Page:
Elder abuse is abhorrent, and it is not something that many people imagine could happen to our loved ones. Unfortunately, elder abuse is much more common than most people realize. According to data available from the National Council on Aging, around one out of every ten Americans aged 60 and over have experienced some form of elder abuse. Some estimates say that as many as five million elders are abused each year in this country. However, elder abuse is vastly underreported. Here, we want to discuss some ways that you can help prevent the abuse of your elderly family members or friends.
Learn the signs
The National Council on Aging provides an excellent datasheet about elder abuse, including some of the top signs and symptoms that friends, family members, and caregivers should be on the lookout for. Red flags suggesting that elder abuse may be occurring include the following:
- Unexplained bruises or welts
- Unpaid bills or utilities turned off
- Missing medications
- Isolation by a caregiver
- Unusual changes in a will or other financial documents
It is important to understand that elder abuse could be committed by any person close to the elderly person. This can include staff members at nursing homes or assisted care facilities, supposed “friends” of the elderly person, and even family members.
Talk to friends and family members
Caring for elderly friends or family members, or even the older adults in your community, should start with a conversation with your family and friends. When the effort of caring for and checking in on an older person is spread out over a group of people, the overall burden on any one person is much lower.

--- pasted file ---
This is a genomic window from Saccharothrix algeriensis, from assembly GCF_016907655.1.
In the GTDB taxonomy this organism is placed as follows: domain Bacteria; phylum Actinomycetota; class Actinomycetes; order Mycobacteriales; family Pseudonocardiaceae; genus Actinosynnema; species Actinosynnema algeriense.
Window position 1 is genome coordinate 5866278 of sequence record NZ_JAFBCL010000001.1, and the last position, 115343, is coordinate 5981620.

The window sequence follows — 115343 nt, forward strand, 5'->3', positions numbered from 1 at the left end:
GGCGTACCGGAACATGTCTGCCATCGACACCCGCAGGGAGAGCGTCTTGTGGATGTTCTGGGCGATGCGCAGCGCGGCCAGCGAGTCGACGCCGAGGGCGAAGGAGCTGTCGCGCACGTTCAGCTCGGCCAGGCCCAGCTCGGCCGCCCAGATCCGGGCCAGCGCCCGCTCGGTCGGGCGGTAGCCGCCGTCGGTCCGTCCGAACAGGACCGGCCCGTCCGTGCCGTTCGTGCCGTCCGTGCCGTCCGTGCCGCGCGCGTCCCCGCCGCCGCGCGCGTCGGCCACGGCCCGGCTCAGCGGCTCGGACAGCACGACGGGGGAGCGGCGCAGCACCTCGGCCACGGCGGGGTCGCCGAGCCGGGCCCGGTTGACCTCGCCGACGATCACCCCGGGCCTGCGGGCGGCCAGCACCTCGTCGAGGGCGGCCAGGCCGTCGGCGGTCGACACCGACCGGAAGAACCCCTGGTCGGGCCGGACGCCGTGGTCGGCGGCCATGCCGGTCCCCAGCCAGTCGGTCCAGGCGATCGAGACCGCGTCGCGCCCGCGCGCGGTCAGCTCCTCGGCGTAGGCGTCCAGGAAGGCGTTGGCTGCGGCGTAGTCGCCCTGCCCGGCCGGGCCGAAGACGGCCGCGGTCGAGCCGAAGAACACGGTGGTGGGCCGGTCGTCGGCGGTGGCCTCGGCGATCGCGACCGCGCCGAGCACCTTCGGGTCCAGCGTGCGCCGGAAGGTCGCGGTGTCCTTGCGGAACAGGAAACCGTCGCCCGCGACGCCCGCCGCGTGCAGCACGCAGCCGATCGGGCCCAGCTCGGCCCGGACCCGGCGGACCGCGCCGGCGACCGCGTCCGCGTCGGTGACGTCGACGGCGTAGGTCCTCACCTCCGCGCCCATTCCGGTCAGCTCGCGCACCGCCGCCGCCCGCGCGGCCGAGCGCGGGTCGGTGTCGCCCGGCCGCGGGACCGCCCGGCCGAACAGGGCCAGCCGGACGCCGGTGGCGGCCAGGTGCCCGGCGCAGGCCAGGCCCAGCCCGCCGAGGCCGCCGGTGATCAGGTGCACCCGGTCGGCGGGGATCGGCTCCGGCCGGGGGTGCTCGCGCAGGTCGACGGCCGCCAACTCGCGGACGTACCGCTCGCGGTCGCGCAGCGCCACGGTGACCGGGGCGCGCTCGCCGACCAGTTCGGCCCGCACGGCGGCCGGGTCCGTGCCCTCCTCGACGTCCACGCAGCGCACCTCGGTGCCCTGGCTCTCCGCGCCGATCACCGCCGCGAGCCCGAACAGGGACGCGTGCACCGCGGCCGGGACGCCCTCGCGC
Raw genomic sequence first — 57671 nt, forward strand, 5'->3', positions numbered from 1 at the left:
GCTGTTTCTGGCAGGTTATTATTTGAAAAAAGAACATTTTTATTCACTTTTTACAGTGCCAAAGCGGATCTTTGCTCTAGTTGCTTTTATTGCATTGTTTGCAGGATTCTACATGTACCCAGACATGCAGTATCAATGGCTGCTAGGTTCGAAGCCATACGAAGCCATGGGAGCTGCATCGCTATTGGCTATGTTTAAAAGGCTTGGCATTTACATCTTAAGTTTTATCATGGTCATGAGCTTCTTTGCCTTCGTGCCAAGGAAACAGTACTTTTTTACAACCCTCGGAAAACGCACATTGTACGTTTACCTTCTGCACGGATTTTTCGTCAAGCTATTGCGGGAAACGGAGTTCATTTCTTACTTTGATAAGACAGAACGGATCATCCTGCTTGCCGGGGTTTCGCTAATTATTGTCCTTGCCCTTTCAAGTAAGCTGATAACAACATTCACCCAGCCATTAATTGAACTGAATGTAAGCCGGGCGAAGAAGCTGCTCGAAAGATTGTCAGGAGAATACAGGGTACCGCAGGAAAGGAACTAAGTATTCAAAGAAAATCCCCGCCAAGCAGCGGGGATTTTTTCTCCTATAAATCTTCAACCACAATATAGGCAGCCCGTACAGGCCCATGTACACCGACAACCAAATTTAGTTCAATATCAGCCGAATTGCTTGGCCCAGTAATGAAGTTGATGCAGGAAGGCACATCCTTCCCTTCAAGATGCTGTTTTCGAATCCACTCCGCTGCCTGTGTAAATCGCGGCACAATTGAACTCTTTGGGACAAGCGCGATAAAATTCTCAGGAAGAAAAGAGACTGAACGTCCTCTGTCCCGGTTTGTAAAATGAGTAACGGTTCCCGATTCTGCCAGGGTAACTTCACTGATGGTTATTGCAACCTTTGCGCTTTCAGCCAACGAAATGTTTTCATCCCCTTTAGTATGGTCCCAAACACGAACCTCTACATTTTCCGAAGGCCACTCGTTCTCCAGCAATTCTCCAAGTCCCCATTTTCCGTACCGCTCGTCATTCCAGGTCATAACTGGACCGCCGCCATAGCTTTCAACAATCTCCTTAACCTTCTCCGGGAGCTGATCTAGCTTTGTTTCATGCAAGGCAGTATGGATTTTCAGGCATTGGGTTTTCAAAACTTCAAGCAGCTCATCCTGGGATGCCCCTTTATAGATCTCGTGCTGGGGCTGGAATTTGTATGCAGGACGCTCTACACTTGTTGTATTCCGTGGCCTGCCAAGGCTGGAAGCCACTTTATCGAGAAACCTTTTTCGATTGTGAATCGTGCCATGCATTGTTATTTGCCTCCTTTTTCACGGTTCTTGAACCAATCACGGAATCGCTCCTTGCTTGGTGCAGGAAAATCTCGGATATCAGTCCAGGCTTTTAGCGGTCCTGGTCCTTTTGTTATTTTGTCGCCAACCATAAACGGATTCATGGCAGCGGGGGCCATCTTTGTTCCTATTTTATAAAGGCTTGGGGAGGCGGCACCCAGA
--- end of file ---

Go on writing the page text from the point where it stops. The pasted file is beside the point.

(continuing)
It is crucial to talk about social isolation when discussing elder abuse. Older adults without a strong social network face a much greater risk of suffering from abuse, neglect, and exploitation. It is up to friends, family members, and people in the community to support and engage older adults. Stay in touch with your elderly friends and family members. If you know that there are elderly community members without much support, knock on their door to check-in or give them a call. You can even teach them how to use various video chat apps so they can stay in touch with their friends and family members.
Provide breaks for caregivers
Unfortunately, caregivers are vastly overworked and burned out. If you have been a caregiver before, it is hard to state just how stressful this can become. If you know of somebody who is a caregiver for an elderly person, do what you can to give them some time away, even if it is just for a few hours. Burned out caregivers could slip into patterns of abuse against the person they care for and love.
Encourage bank managers
Financial scams that target elderly people in this country are a growing problem. Many of these scams are committed over the phone or through the internet and revolve off around convincing elderly people to withdraw significant amounts of money or put money on gift cards to send elsewhere. We should encourage all local bank managers (particularly banks that your elderly loved one uses) to be on the lookout for suspicious activity.